At age 12, when David London got a job bagging powdered carob and lecithin for 50 cents an hour at his parents' store, his natural products career had officially begun. It was the early 1970s, and the store was called Nature's Cupboard of Love.
London's parents owned four natural products stores in the Baltimore area. His father became involved in the naturals industry in 1971 when, as a food broker, he realized that he didn't like what he was selling and wanted to promote cleaner, healthier products.
When London returned home from college, his parents were trying to get out of the naturals business. "It was a really tough time for the industry; about half the stores in the country closed in the mid-1980s," London says. But he wanted in.
In 1986, he took over the 1,000-square-foot Columbia store, which is now called David's Natural Market. "I went from 1,000 square feet to 2,000 and then three and so on until it grew to its present 12,000 square feet—all at the same location; we've just been taking walls down from the left and right," London says. Eventually, he also opened a 15,000-square-foot store in Gambrills and a 1,500-square-foot store in Bel Air.
London's three stores employ about 70 people, 50 or so of whom are full-time. Although London doesn't have an official employee incentive program, he encourages education. "Some of our employees are taking education classes, and we compensate them with [higher] hourly wages and time off," London says. He also encourages staff to attend many of the manufacturer-presented seminars.
Customer service is important at David's, and London teaches his new employees early on that the customer is king. "We want them to realize that they wouldn't have a job if it weren't for the customers," he says. "We try to bend over backwards to meet [the customers'] needs."
In the face of growing competition—a Whole Foods in nearby Annapolis and a Wegmans on the way—London is not too worried. He sees David's as serving a different type of customer than the competition. "Whole Foods' clientele is mass; they want mass-market shoppers to cross over," London says. "We do things differently; we're not looking for crossover customers. We want to maintain our natural foods' customer base."
One of the primary ways London does this is by carrying only certified organic produce. "Customers appreciate that we do it," London says. They don't have to worry about commingling, employee error or mislabeling, he says. "Five years ago, it was more difficult. We might not have organic grapes for three months." Today, the store might be without organic bananas for just a few days.
London also differentiates David's from the competition by not ordering products with hydrogenated fats, artificial colors, sweeteners or flavors—although it's getting harder, he admits. "We're seeing more and more 'natural' products with these ingredients." London does stock the Atkins line, which contains some artificial sweeteners, but he says customers want it and he feels that it offers an option to diabetics.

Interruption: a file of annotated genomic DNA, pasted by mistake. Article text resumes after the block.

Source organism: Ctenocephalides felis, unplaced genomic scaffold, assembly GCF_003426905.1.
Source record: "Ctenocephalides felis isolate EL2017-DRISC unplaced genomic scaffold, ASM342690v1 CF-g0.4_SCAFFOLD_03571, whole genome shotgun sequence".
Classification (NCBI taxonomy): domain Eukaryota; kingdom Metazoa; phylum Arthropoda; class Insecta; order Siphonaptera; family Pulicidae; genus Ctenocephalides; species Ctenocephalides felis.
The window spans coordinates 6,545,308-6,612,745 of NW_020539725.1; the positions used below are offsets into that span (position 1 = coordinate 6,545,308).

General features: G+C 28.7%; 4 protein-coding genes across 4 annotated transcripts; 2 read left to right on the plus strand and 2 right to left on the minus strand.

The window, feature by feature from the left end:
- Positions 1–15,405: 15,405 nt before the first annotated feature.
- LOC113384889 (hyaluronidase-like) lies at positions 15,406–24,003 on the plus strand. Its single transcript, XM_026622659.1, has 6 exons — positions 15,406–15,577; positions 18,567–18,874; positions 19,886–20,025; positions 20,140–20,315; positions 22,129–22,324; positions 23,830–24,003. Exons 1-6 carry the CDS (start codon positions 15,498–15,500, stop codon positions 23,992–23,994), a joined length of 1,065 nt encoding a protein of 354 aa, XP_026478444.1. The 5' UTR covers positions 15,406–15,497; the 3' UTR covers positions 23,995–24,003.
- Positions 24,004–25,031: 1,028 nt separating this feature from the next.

London also tries to serve his customers by stocking store shelves based on the demands of each store's community. For example, customers at his Columbia store are the most educated about natural products, so that store has a large supplements section and a full-time nutritionist. "We also sell more alternative products there like soy and rice milks and gluten- and wheat-free," London says.
The Columbia store is also the only store with a sushi bar and café, which serves healthy options such as the SBLT (soy bacon, lettuce and tomato) and vegan desserts. The Powerhouse sandwich (seven-grain bread, canola mayo, tomato, Colby cheese and sprouts) has been available in the café for 18 years. London opened the sushi bar at the Columbia store a year ago, and it is thriving today. The family-run bar features organic white and brown sushi rice, and wasabi and pickled ginger with no artificial colors.
London also makes David's a presence in the community by supporting many local events, including a triathlon and the local chapter of the American Heart Association. "We sponsor walks and runs, school events—whatever anybody asks us to do," he says.
Although London is rarely behind the register these days, he remains involved in the business. "I do the ordering a couple of times a week; that way I'm in the aisles and I can see if the store's clean." He spends most of his time fielding calls from his constantly ringing cell phone. But when he can, he still tries to do his favorite part of the job: helping people. "When people want to make a healthy change in their lives, I love helping them do it," he says.
Anna Soref is a freelance writer in Lafayette, Colo.
David's Natural Market in Columbia and Gambrills, Md., will be on the Natural Products Expo East store tour from noon to 4 p.m. on Wednesday, Oct. 4. For more information, click here.
Natural Foods Merchandiser volume XXVII/number 10/p. 146